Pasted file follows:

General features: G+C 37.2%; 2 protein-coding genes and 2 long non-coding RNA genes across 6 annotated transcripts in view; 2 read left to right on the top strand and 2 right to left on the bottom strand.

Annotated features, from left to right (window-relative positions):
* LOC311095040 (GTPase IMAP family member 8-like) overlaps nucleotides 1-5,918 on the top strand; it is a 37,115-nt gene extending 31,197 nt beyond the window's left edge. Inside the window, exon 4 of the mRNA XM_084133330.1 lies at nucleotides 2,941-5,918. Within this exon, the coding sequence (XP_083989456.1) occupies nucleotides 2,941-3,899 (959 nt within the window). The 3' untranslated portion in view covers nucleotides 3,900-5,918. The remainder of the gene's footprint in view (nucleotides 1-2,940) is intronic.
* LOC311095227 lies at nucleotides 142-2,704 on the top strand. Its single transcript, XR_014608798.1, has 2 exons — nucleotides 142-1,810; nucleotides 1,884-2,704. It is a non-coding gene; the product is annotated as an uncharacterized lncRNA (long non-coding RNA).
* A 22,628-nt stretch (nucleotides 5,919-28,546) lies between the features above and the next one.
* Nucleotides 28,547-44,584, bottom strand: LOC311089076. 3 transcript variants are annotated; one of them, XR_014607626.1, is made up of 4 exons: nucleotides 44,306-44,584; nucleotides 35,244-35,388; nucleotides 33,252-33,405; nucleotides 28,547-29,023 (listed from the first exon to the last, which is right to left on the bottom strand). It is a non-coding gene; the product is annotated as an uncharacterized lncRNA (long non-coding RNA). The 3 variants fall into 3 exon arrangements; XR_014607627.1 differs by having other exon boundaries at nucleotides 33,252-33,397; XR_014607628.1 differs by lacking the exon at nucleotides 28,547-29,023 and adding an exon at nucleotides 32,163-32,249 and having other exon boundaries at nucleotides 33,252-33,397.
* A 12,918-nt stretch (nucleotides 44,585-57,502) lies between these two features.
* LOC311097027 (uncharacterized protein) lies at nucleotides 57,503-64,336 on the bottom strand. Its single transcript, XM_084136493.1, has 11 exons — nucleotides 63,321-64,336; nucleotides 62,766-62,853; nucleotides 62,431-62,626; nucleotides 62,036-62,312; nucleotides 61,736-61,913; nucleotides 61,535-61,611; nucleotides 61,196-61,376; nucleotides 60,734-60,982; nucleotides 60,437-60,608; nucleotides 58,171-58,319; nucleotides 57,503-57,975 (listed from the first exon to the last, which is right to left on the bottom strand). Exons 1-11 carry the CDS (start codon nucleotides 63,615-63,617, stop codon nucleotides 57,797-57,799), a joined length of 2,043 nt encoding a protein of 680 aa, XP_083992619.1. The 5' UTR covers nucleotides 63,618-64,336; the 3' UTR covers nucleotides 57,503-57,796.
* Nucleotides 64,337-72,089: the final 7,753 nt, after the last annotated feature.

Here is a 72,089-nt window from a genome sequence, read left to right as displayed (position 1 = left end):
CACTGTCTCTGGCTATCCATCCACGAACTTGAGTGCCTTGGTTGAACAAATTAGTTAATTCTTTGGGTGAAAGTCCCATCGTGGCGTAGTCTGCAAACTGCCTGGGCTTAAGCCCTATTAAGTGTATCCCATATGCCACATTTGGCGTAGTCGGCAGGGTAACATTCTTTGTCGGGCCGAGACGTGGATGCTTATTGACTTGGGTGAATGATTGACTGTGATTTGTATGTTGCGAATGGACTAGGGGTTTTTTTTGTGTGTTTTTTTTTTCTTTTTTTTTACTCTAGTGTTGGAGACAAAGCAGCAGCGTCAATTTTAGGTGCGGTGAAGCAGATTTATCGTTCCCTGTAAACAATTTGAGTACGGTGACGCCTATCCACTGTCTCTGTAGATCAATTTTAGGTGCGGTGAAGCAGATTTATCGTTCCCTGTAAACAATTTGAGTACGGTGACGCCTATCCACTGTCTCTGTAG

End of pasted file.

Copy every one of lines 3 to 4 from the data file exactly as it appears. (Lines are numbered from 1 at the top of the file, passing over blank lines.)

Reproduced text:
* LOC311095040 (GTPase IMAP family member 8-like) overlaps nucleotides 1-5,918 on the top strand; it is a 37,115-nt gene extending 31,197 nt beyond the window's left edge. Inside the window, exon 4 of the mRNA XM_084133330.1 lies at nucleotides 2,941-5,918. Within this exon, the coding sequence (XP_083989456.1) occupies nucleotides 2,941-3,899 (959 nt within the window). The 3' untranslated portion in view covers nucleotides 3,900-5,918. The remainder of the gene's footprint in view (nucleotides 1-2,940) is intronic.
* LOC311095227 lies at nucleotides 142-2,704 on the top strand. Its single transcript, XR_014608798.1, has 2 exons — nucleotides 142-1,810; nucleotides 1,884-2,704. It is a non-coding gene; the product is annotated as an uncharacterized lncRNA (long non-coding RNA).